Toneka Pires and Linda Okwor had lots in common when they met at a fitness competition.
Both had business degrees, successful corporate careers and a passion for fitness. After being
laid off, they combined their business acumen with their passion for health by launching
BWell Fit, which provides personalized fitness programs incorporating nutrition, exercise,
supplements and motivation. They initially visited the SBDC at Santa Monica College for help
choosing a form of business, but gained much more.
Working primarily with SBDC Business Advisor Ron Sardisco, the partners got help with
“everything a small business needs—from incorporation to funding, running the business,
taxes and accounting,” recalls Okwor. They took classes in QuickBooks, setting up a small
business, and developing a virtual presence utilizing the social media and promotional
potential of the internet. They developed a business plan and a marketing plan, and obtained
a $25,000 bank loan.
• Know when you need help. With business degrees, corporate experience and an
impressive array of fitness credentials, Okwor and Pires seem like the last people
who would need startup help. But they knew entrepreneurship was a whole different
animal. “Rather than reinvent the wheel, we needed someone who had
been down this road before to guide us,” says Pires.
• Get out there. Word-of-mouth and referrals are key for BWell Fit, so “people
need to see us and know who we are,” explains Pires. The marketing plan they
developed with the SBDC boosts their profile through public speaking, radio and
TV appearances, networking and social media tools.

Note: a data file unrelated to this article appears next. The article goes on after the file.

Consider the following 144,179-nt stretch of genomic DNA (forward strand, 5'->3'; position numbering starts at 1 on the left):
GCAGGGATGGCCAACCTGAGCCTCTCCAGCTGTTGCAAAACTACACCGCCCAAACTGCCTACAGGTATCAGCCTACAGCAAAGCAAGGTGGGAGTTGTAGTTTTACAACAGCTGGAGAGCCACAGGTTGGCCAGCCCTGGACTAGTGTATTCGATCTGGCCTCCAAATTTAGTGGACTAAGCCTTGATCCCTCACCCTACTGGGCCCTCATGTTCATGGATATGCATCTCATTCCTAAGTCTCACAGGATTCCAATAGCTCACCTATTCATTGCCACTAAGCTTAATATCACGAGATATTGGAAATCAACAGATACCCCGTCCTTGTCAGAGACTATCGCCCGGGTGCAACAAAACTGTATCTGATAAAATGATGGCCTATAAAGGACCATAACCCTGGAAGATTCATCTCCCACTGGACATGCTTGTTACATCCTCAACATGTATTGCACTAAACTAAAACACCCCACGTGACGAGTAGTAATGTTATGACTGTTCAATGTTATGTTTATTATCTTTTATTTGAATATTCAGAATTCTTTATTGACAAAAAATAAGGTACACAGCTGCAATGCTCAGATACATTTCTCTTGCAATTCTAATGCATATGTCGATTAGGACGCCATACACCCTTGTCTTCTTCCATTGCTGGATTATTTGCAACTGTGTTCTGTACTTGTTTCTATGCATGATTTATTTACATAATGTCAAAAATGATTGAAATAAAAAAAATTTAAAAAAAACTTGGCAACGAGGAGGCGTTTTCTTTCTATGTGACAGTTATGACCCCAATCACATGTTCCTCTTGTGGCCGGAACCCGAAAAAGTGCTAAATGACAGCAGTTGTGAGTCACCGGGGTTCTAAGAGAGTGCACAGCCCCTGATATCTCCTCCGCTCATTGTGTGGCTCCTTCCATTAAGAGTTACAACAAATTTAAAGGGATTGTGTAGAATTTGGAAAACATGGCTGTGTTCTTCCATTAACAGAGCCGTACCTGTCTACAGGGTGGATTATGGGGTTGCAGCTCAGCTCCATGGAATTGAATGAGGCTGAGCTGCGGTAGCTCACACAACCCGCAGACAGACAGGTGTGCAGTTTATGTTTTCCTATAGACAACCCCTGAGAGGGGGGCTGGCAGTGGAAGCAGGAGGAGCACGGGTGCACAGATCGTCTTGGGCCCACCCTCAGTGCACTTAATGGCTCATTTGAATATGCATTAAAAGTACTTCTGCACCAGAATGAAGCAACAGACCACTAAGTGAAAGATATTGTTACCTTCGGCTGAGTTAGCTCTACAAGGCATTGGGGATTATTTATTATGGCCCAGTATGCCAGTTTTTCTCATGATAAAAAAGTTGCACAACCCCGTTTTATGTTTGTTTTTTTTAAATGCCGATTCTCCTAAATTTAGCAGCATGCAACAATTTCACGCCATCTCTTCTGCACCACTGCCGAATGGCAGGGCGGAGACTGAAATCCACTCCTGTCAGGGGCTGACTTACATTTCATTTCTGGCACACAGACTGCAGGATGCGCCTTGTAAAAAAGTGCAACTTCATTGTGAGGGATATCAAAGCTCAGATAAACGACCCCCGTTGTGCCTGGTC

• Details matter. BWell Fit began seeking a loan in October 2009 and obtained it
in November. “It wouldn’t have happened without the SBDC,” says Okwor. “Our
business plan was 64 pages, very detailed. [The SBDC] guided us through the
financial portion, from beginning to end.”
• Know when to say no. “We’ve had opportunities where people want to partner
with us and work on [new] projects,” says Pires. “Ron would say, ‘If it’s not directly
impacting your business, you can’t do it right now. There are only two of you.
If you spread yourself too thin, you’re never going to grow.’ We need that—we
need someone to keep us on track.”
The SBDC helped BWell Fit narrow its focus to bridal fitness. Targeting that niche, the
company has grown to three employees. “We want to corner that market,” says Pires. “We’re
developing strong relationships with wedding vendors so we can cross-promote.” They
recently launched an online store selling supplements, skin-care products and DVDs.
As their business grows, Pires and Okwor will keep working with the SBDC. “They are a wealth of
knowledge,” says Okwor. “Knowing that there’s someone there to support you means the world.”